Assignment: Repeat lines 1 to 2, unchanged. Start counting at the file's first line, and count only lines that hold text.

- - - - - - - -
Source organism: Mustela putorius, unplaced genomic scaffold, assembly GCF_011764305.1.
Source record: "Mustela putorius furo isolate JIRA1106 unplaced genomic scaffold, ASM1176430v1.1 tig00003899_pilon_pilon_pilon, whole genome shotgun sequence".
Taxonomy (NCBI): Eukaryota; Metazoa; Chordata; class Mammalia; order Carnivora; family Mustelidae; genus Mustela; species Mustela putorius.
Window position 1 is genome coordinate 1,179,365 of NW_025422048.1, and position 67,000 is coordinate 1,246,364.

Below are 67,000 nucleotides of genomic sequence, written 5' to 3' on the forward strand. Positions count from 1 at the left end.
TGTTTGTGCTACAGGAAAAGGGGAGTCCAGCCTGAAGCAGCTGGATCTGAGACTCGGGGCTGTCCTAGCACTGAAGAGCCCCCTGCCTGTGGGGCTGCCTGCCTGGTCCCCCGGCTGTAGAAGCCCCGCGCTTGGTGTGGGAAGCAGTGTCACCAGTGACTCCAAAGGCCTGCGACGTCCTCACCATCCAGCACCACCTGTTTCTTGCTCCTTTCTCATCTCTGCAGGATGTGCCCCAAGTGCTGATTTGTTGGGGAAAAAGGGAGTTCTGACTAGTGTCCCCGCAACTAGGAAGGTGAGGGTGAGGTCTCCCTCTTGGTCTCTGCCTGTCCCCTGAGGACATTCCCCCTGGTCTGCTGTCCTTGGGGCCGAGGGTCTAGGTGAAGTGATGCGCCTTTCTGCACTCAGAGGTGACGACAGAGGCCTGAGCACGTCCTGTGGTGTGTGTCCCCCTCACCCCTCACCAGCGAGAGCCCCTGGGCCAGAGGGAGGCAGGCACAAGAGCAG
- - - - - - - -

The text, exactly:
Source organism: Mustela putorius, unplaced genomic scaffold, assembly GCF_011764305.1.
Source record: "Mustela putorius furo isolate JIRA1106 unplaced genomic scaffold, ASM1176430v1.1 tig00003899_pilon_pilon_pilon, whole genome shotgun sequence".